Chilliwack family says mould driving them out of their rental home

Andrew Philliskirk says he hasn't had much help in remediating a nasty mould growth in a bathroom

A Chilliwack family is living in a tent outside their home while waiting for repairs to remediate the mould in their rental home. They are also facing eviction.

A Chilliwack family of six is living in a tent this week, just steps from the house they rent on Majuba Hill.

But they’re not doing it for the adventure.

Andrew Philliskirk, his spouse, and their four children, have moved outside to avoid breathing in the air in their home. He says a mould problem has gotten out of hand in a bathroom, with millions of mites that cause short and long term health problems.

“The mites have just exploded,” he says. “Our pest guy said, ‘yes, these guys will bloom, it’s a seasonal thing.’

The family has spent $650 on an air quality sample, which Philliskirk says detected aspergillis, a fungus that grows in damp spaces and can lead to lung problems.

But they didn’t need the test to prove what’s growing in the house.

“You can see them, but it’s what’s in the walls, there’s millions of them,” he says. “They are tiny but you get a magnifying glass and you can see them.”

He has posted pictures of the mites, both as seen by the naked eye and under a microscope, on an ad on Craigslist. He’s not trying to warn people so much as he is looking for help. They’ve been looking for any sort of help for weeks on end, being sent in an endless circle from one organization to the other.

He’s tried to get help and/or information from their landlord, the city, Fraser Health, the Rental Tenancy Board, Health Canada, the Centre for Disease Control, pest and air quality experts, and even a lawyer.

“I’ve thought about becoming an ombudsman for the province,” he says, to help others in the same situation.

Philliskirk and his spouse are in a unique situation to know exactly what they’re dealing with. He is a contractor and a home inspector, and she is a microbiologist.

They initially spent several nights in hotels to escape the mould, which Philliskirk says could have been caused by the lack of insulation and vapour barrier on the bathroom’s exterior wall. He says he informed his landlord of the problem about a year ago, and with no response was left to fix it on his own.

But the mould spores grew anyway.

They had the chance to look at the spores under a microscope.

“They’re pretty creepy,” Philliskirk says. “Their little poo pellets are really bad to breathe in.”

They’ve been given a two month eviction notice for the landlord to do renovations, and the house is currently listed for sale. So far, they are the ones who have paid for all the testing and temporary abatement of the problem — they’ve sealed off the bathroom with poly and duct tape, spend most of their days and nights outside, and wear breathing masks when entering the house.

“The kids have made a little game of it,” he says.

This week, they had a little more luck with the Rental Tenancy Board, and have an arbitration phone call set up for mid-August. Next, he will seal the bathroom shut, by caulking, taping and boarding it up in order to “fog” the entire house and encapsulate the mould spores.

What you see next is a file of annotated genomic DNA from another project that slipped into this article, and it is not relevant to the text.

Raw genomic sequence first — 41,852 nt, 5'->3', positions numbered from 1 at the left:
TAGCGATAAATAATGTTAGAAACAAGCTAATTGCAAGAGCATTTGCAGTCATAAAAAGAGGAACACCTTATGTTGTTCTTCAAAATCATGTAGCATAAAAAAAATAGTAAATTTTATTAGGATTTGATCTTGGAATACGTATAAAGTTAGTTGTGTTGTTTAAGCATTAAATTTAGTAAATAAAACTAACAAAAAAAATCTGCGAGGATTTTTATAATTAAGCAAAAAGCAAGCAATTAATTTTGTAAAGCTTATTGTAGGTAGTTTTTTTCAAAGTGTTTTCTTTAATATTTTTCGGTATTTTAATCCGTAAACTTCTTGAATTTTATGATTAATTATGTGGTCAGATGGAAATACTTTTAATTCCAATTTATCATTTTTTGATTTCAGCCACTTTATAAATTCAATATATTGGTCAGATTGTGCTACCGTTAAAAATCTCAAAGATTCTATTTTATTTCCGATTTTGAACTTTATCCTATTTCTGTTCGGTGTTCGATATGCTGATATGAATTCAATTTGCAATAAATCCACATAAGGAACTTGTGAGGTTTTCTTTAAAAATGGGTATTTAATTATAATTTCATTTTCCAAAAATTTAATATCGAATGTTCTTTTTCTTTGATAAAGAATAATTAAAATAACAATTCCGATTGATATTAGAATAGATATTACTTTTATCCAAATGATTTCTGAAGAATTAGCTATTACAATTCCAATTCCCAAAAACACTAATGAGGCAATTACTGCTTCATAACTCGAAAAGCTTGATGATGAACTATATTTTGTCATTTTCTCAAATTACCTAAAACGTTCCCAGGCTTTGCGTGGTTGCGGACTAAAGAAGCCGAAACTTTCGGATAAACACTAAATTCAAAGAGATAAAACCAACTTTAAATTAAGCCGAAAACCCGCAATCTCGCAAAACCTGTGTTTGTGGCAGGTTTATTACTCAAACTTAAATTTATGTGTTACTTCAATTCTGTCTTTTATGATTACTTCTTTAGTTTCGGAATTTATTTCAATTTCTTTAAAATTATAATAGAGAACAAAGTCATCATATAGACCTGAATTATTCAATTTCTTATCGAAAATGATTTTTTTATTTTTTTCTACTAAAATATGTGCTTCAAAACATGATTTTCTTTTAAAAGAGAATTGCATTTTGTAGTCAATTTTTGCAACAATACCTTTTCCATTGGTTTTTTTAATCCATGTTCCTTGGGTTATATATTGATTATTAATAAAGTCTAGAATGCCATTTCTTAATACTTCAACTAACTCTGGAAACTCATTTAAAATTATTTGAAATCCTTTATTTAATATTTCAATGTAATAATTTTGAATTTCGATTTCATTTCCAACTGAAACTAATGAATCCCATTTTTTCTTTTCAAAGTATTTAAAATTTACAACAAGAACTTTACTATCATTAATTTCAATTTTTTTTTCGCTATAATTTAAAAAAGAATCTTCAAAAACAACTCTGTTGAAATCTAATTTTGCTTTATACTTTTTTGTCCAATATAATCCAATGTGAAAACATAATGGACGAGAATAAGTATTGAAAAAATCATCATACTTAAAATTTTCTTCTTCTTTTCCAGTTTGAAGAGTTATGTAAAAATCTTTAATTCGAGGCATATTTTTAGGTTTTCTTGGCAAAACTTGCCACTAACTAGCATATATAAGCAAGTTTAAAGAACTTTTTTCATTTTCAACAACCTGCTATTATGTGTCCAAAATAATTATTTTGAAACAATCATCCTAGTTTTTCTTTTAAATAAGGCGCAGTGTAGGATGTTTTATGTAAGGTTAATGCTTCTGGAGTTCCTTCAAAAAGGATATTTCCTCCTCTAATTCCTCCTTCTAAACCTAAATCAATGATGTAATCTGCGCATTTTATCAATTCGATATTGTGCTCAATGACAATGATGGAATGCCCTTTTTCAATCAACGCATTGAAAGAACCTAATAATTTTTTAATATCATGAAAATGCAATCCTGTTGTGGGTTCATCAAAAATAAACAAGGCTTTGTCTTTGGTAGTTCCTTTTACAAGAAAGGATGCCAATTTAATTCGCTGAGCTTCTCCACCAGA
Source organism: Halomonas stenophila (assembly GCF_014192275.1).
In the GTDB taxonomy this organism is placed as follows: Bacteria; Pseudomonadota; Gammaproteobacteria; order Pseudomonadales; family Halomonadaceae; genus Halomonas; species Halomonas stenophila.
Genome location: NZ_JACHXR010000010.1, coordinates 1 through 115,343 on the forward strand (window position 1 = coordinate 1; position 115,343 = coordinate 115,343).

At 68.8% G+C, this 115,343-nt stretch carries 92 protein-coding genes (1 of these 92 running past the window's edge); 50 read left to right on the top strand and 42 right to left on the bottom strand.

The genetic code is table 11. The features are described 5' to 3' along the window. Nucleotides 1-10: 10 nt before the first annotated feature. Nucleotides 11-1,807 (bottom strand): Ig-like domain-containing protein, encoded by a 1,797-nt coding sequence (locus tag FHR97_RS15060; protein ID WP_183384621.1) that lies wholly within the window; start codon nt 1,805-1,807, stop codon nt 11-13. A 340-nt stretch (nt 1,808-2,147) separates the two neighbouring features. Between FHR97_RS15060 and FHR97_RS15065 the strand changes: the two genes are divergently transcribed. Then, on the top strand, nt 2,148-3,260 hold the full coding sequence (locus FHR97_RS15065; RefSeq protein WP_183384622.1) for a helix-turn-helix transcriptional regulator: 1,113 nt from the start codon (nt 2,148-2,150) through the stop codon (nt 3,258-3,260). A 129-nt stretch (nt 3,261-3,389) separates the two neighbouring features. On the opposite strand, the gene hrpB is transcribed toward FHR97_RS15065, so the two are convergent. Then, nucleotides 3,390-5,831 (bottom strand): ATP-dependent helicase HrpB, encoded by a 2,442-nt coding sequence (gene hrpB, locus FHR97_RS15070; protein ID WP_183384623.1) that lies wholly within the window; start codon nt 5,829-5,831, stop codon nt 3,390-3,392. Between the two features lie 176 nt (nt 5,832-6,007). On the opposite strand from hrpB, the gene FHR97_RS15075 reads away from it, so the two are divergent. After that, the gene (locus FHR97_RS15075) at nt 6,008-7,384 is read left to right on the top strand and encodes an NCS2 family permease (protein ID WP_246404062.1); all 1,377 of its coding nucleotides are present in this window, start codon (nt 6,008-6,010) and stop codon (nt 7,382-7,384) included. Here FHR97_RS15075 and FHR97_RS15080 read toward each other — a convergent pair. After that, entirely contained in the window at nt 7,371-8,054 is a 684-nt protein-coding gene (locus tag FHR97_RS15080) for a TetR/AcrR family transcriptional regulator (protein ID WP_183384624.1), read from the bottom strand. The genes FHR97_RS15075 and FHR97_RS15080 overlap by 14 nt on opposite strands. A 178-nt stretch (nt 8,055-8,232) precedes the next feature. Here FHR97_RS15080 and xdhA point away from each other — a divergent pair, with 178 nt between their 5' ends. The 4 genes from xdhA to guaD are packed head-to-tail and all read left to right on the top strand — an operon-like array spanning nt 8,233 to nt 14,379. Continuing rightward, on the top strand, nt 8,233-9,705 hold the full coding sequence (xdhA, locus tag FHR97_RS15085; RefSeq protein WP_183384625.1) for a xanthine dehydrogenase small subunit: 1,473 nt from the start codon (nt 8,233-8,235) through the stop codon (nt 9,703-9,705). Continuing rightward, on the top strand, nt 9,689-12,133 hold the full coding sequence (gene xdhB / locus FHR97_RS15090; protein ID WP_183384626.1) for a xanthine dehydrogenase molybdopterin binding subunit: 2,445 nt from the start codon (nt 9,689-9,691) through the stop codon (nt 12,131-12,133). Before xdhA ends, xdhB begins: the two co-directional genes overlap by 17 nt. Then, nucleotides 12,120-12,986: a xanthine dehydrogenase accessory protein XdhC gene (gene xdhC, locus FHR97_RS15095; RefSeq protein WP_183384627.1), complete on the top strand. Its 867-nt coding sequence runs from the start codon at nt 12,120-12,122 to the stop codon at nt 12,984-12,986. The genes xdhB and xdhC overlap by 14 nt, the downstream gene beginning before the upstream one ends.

“It’s just a temporary fix to make it safe to get back in the house,” he said, so they can focus on looking for a new home rather than worrying about this one.

They’ve also booked the entire family for testing on their lungs. The whole process has been eye opening for Philliskirk.

“It’s made me a professional renter,” he says. “I’ve bought and sold, we’ve been homeowners, and we’ve rented to people and we’ve rented from people. I’ve seen things from both sides, and now it really makes me leery of what landlords can do if the tenants are uninformed.”

But he’s looking forward to the arbitration, and having the house fogged so they can live a somewhat normal life until it’s time to move.

“This has consumed us for like a month now, almost every hour, thinking about it every day, wondering ‘what do we do?'”

Philliskirk’s landlord, Cooky Singh, was contacted by The Progress.

He expressed shock at his tenants’ situation.

“A tent?,” he said. “Geez. That’s amazing. I know that we’re doing renovation work to it.

“You’re kidding. I’m going to look into this.”

Fraser Health

Fraser Health does not get overly involved with mould issues, as it’s not their expertise

Timothy Millard, an FHA  health protection manager for Chilliwack, Abbotsford and Mission, says there would have to complex, extenuating circumstances and documentation for them to step in.

Instead, they direct people to the RTO, and connect them with websites for the CMHC and HealthLink BC.

While he said they don’t get complaints on a regular basis, they do spike during the wetter months when mould grows more quickly. But not all mould is dangerous, he added.

“There are huge varieties of mould and mould affects each person differently,” he explained.

He said they get more involved in communities where there is a city bylaw, such as New Westminster.

“That housing bylaw gives us the authority to remediate,” he said.

A remediation company would be able to tell a homeowner or renter if a mould is dangerous, and whether the infestation would require something as simple as a wipe down, or as complex removal of affected drywall.

 

 

 

 

 

 

 

 

 

 

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